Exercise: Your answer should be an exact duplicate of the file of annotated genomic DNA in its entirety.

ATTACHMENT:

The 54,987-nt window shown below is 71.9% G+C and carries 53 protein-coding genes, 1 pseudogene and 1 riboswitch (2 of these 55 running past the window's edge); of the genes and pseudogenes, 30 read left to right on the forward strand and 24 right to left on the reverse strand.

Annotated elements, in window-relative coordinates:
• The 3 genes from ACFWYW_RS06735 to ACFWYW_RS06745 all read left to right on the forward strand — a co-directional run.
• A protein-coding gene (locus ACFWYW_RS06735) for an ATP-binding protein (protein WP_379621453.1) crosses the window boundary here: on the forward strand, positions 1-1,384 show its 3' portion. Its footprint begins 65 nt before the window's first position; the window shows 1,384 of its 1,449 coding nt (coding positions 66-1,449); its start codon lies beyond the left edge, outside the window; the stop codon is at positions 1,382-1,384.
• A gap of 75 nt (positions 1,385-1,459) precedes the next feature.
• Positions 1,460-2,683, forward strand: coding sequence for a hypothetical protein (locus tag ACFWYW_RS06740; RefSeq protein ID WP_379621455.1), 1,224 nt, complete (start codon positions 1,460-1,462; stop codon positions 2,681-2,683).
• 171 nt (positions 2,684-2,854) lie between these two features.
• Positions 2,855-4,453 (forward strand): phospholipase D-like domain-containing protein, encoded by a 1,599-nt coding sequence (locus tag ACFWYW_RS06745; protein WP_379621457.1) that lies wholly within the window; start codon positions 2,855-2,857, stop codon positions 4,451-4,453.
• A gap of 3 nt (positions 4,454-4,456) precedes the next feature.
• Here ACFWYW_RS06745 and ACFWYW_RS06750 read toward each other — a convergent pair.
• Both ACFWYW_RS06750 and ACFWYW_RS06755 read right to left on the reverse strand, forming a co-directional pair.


The 54,987-nt window shown below is 71.9% G+C and carries 53 protein-coding genes, 1 pseudogene and 1 riboswitch (2 of these 55 running past the window's edge); of the genes and pseudogenes, 30 read left to right on the forward strand and 24 right to left on the reverse strand.

Annotated elements, in window-relative coordinates:
• The 3 genes from ACFWYW_RS06735 to ACFWYW_RS06745 all read left to right on the forward strand — a co-directional run.
• A protein-coding gene (locus ACFWYW_RS06735) for an ATP-binding protein (protein WP_379621453.1) crosses the window boundary here: on the forward strand, positions 1-1,384 show its 3' portion. Its footprint begins 65 nt before the window's first position; the window shows 1,384 of its 1,449 coding nt (coding positions 66-1,449); its start codon lies beyond the left edge, outside the window; the stop codon is at positions 1,382-1,384.
• A gap of 75 nt (positions 1,385-1,459) precedes the next feature.
• Positions 1,460-2,683, forward strand: coding sequence for a hypothetical protein (locus tag ACFWYW_RS06740; RefSeq protein ID WP_379621455.1), 1,224 nt, complete (start codon positions 1,460-1,462; stop codon positions 2,681-2,683).
• 171 nt (positions 2,684-2,854) lie between these two features.
• Positions 2,855-4,453 (forward strand): phospholipase D-like domain-containing protein, encoded by a 1,599-nt coding sequence (locus tag ACFWYW_RS06745; protein WP_379621457.1) that lies wholly within the window; start codon positions 2,855-2,857, stop codon positions 4,451-4,453.
• A gap of 3 nt (positions 4,454-4,456) precedes the next feature.
• Here ACFWYW_RS06745 and ACFWYW_RS06750 read toward each other — a convergent pair.
• Both ACFWYW_RS06750 and ACFWYW_RS06755 read right to left on the reverse strand, forming a co-directional pair.